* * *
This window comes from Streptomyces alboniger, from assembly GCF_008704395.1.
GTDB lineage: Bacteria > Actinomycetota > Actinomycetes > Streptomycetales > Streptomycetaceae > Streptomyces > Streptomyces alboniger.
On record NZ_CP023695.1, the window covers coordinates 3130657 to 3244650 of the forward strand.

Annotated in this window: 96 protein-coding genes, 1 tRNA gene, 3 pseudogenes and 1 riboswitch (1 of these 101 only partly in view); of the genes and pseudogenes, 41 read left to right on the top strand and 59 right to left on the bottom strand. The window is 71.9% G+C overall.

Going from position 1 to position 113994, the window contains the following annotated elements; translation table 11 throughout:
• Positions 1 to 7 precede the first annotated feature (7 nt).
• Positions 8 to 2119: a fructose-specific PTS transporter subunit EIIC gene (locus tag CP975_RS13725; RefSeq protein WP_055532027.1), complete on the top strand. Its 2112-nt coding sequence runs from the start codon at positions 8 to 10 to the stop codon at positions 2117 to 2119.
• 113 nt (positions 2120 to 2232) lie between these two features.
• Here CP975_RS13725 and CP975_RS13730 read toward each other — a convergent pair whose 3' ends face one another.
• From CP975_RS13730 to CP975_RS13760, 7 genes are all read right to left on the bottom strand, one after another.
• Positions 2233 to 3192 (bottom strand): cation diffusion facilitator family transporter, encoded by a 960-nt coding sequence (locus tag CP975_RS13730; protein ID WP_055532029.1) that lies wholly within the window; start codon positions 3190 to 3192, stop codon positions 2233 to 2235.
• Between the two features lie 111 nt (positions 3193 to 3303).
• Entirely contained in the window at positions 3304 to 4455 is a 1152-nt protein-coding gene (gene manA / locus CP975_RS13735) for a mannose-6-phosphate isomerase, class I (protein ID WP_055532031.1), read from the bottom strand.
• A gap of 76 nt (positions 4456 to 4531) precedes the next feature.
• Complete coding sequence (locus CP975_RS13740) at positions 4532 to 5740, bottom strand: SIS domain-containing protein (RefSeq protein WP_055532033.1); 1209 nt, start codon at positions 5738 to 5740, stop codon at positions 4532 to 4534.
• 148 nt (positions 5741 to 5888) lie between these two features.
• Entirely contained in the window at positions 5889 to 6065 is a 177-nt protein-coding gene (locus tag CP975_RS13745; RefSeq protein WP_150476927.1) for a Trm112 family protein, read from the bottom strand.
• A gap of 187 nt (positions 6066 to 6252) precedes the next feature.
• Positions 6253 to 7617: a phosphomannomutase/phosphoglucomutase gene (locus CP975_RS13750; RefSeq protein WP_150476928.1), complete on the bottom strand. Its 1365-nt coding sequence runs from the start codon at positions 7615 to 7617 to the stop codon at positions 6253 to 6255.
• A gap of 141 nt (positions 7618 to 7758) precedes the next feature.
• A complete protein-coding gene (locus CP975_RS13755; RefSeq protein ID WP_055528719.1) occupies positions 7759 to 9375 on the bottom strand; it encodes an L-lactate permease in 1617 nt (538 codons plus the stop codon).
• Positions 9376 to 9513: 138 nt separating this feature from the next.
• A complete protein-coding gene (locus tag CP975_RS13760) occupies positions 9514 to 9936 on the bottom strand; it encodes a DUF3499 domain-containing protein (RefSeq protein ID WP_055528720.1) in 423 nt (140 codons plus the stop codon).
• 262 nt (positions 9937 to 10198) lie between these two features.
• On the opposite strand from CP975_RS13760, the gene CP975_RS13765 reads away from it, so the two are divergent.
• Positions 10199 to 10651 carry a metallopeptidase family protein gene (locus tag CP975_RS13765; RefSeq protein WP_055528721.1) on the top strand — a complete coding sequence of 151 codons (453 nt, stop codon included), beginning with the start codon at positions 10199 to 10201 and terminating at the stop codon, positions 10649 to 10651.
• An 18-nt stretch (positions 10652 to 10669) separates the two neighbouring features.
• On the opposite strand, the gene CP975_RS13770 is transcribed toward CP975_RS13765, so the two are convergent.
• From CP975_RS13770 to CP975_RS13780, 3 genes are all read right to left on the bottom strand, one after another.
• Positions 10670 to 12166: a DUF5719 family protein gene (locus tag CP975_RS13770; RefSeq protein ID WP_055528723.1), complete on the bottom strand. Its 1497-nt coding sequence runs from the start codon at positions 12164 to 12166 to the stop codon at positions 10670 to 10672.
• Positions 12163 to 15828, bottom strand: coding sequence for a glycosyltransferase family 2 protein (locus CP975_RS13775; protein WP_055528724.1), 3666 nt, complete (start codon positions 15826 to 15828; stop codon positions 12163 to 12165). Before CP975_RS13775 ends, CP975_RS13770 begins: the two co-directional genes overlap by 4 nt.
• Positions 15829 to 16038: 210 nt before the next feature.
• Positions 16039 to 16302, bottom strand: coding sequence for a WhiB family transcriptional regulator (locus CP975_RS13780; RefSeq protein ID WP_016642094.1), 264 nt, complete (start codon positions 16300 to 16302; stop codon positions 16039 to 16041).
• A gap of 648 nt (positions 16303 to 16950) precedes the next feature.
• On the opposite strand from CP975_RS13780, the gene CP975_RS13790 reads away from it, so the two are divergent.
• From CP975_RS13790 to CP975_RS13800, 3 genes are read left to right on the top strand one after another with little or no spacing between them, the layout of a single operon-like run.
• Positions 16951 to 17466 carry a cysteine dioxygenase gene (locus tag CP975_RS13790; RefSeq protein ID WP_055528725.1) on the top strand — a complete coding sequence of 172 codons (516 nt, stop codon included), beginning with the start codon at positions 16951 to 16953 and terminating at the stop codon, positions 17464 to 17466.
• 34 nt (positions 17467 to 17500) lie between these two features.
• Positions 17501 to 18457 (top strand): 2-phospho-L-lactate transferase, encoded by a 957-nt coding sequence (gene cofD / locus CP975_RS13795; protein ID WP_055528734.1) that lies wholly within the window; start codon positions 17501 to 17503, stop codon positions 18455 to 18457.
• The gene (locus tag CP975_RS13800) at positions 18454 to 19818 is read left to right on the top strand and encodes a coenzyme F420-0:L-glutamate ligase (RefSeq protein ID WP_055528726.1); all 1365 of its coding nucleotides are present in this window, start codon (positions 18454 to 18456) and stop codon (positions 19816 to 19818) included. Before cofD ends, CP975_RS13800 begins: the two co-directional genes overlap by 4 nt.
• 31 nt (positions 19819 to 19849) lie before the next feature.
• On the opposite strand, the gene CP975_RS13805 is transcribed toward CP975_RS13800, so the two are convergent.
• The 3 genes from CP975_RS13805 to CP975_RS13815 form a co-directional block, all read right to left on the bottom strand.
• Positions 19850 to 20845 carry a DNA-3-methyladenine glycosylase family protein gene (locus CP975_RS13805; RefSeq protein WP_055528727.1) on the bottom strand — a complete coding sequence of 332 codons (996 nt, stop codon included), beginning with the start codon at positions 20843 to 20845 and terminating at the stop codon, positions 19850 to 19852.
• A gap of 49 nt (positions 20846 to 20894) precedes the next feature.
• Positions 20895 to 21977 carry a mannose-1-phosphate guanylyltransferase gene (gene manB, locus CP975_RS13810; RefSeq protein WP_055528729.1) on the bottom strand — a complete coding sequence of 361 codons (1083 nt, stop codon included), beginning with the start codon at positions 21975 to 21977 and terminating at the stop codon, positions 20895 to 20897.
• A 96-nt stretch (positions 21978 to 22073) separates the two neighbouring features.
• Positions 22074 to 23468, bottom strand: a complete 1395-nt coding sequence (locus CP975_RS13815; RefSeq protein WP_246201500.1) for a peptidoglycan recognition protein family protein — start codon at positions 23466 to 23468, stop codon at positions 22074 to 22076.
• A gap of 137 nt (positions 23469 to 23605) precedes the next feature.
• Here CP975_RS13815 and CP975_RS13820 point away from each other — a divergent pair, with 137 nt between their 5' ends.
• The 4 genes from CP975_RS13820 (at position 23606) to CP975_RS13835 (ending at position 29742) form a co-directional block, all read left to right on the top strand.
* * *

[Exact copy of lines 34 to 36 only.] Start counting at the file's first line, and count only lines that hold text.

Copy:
• A gap of 648 nt (positions 16303 to 16950) precedes the next feature.
• On the opposite strand from CP975_RS13780, the gene CP975_RS13790 reads away from it, so the two are divergent.
• From CP975_RS13790 to CP975_RS13800, 3 genes are read left to right on the top strand one after another with little or no spacing between them, the layout of a single operon-like run.